Miles Jacobson

In that time, I’ve seen a lot of changes. 20 years ago, hardly anyone was using email for a start, let alone high speed interweb that many people take as a human right nowadays. We’ve gone from bedroom coding, to being told that the only way to survive was to be a huge multi-project, multi-studio indie, from indie being the only way, to publisher owned being the only way, no studio IP ownership to Angry Birds toothpaste, from console being the only way to go, to mobile being the only way, and pretty much everyone up until a couple of years ago claiming that the PC was dead (for the record, we’ve done pretty well on PC constantly through this period).

It’s all been pretty exciting. We’re very lucky to be part of a constantly changing industry – the only stable thing being the entertainment we provide to people who play our games. But right now, for me, it is the most exciting the industry has ever been.

Effectively, we’re going through punk.

Barriers to entry have, by and large, been removed.  You can now make a game using one of the many platform tools available for next to nothing, and publish it yourself for Windows, Linux, Mac or Android with no barriers at all. Getting onto some of the digital retail platforms is harder, but in Steam Greenlight’s case, democratic. There are a few hurdles to cross on some of the others, but none of them unsurpassable. Unless you want to be on Xbox, but I expect that’ll change.

People making games in their spare time, and having hits. People able to make games around themes that they want to work on, rather than what the market tells you will sell. I’m very lucky in that, at SI, we’ve always made the games that we want to make with little interference, but I’m well aware that most in the last 20 years haven’t had that luxury.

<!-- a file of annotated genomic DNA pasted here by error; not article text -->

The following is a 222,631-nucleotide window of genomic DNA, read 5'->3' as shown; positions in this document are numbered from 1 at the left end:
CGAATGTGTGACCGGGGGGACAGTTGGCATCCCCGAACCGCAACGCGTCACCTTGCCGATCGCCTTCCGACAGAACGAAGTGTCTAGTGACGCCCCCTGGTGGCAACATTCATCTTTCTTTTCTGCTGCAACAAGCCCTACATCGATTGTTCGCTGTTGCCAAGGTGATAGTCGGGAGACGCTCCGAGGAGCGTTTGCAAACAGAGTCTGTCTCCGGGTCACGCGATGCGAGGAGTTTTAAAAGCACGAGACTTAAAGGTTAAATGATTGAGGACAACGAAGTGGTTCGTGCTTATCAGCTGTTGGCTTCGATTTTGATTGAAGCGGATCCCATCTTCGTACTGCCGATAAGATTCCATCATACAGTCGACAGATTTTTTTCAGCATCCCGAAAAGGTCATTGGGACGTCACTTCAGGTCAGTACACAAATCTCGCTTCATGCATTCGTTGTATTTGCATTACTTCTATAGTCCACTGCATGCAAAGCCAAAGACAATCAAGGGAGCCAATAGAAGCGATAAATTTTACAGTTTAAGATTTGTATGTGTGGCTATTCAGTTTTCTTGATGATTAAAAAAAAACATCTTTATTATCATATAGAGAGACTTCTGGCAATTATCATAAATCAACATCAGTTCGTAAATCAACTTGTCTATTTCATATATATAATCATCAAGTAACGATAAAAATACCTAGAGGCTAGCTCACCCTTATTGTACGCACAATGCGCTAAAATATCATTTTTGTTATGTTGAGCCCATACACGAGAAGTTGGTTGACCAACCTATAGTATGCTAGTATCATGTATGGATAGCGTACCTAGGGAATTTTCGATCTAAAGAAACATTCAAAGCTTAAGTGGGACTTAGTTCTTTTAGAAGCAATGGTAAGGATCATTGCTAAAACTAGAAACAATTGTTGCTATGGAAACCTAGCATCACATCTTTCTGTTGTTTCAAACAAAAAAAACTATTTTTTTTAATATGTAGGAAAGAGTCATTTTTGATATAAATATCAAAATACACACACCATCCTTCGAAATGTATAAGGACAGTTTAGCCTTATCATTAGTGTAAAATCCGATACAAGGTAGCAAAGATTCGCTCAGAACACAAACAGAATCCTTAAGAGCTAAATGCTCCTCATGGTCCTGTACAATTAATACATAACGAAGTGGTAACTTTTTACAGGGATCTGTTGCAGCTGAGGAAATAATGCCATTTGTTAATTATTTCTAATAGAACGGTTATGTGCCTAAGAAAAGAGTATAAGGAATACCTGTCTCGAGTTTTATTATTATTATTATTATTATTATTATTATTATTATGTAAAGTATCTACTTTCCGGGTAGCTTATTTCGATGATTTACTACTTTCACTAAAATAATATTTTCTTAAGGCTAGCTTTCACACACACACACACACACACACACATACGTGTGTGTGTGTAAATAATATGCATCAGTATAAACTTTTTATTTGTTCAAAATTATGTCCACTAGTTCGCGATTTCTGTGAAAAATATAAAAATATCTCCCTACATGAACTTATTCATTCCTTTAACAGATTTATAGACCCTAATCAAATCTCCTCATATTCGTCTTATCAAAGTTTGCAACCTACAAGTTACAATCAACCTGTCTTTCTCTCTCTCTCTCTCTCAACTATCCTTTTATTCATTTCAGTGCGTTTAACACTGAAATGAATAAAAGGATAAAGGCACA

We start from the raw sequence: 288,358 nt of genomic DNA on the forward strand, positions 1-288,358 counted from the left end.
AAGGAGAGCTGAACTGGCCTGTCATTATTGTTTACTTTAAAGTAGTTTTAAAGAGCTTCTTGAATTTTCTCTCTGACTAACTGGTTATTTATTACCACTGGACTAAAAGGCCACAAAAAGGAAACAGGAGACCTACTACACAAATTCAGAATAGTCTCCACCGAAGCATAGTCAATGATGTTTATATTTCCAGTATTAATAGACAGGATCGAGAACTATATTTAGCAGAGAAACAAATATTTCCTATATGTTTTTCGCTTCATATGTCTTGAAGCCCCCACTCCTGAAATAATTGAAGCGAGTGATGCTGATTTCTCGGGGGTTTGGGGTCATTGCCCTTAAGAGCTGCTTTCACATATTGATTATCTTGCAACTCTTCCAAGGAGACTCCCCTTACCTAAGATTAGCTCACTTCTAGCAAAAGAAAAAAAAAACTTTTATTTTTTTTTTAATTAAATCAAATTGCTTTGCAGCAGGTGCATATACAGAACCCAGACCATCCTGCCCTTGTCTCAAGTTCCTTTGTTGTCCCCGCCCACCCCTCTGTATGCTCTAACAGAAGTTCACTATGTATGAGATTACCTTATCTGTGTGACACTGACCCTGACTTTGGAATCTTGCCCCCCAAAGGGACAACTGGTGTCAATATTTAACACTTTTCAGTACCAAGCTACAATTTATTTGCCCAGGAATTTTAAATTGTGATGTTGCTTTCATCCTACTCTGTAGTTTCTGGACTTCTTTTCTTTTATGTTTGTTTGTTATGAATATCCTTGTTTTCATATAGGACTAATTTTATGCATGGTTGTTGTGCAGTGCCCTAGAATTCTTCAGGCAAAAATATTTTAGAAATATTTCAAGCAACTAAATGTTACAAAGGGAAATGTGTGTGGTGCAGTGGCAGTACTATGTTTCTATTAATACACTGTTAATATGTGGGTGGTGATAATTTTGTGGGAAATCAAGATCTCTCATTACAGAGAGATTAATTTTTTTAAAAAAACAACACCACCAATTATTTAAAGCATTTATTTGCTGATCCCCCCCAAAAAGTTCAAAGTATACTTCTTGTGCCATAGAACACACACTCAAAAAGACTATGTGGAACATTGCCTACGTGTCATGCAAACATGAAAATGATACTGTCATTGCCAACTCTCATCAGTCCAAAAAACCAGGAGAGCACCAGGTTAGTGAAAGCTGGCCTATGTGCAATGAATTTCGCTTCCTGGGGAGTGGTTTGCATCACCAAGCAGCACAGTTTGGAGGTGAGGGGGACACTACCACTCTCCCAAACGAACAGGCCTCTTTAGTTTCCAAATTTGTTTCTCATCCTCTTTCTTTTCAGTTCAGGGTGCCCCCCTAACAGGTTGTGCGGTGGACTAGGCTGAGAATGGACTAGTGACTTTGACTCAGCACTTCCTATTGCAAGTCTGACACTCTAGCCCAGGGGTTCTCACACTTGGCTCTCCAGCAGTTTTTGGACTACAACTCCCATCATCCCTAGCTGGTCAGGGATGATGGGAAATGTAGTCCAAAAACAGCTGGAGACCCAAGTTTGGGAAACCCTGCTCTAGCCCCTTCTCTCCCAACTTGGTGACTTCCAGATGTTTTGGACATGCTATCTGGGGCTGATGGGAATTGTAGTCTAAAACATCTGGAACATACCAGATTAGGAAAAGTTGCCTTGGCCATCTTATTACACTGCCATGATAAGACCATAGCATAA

Of course, this new punk isn’t utopia. There are still huge problems with discoverability no matter what platform you are on. I can name a lot of games that I thought would be a lot more successful than they have been, and others that have simply not been picked up on at all. When you have tens of thousands of games coming out a month, not all can be successful. But at least people are trying.

I see in the press a lot of the woes the industry has been through and still faces. But I don’t see enough celebration of the success stories, such as the dozens of teams that have gone from being made redundant to releasing their own creativity, the tools that give the power to the devs, the new IP so desperately needed to push the industry forward (hey – sports games are immune to criticism there, OK!)

What’s been really great for me to see has been the camaraderie amongst the new breed, particularly in the UK. I’m lucky to have met many of the devs and teams, both socially and via my work at UKIE, and it’s brilliant to see people helping each other out with discoverability which is the key to success – let’s not go the way of punk and let jealousy get in the way of getting creative work recognised. Or spit on each other. That would be bad.

Some old school publishers are learning, too. Those who aren’t fixated on next gen consoles and hundred million dollar budgets have either worked on their future business models already, or, well, just like so many record labels in the punk era, they won’t survive. They can certainly help with marketing, PR and finances for those projects that need it and, in many cases, will get extra sales on titles – but the best have learnt that they are not the talent who makes the games.

You, the developers reading this, are the talent. Make great games. The rest will follow. Vive la punk.

This blog was written by Miles Jacobson, managing director of Sports Interactive and Develop Conference advisory board member. Contact him on Twitter @milessi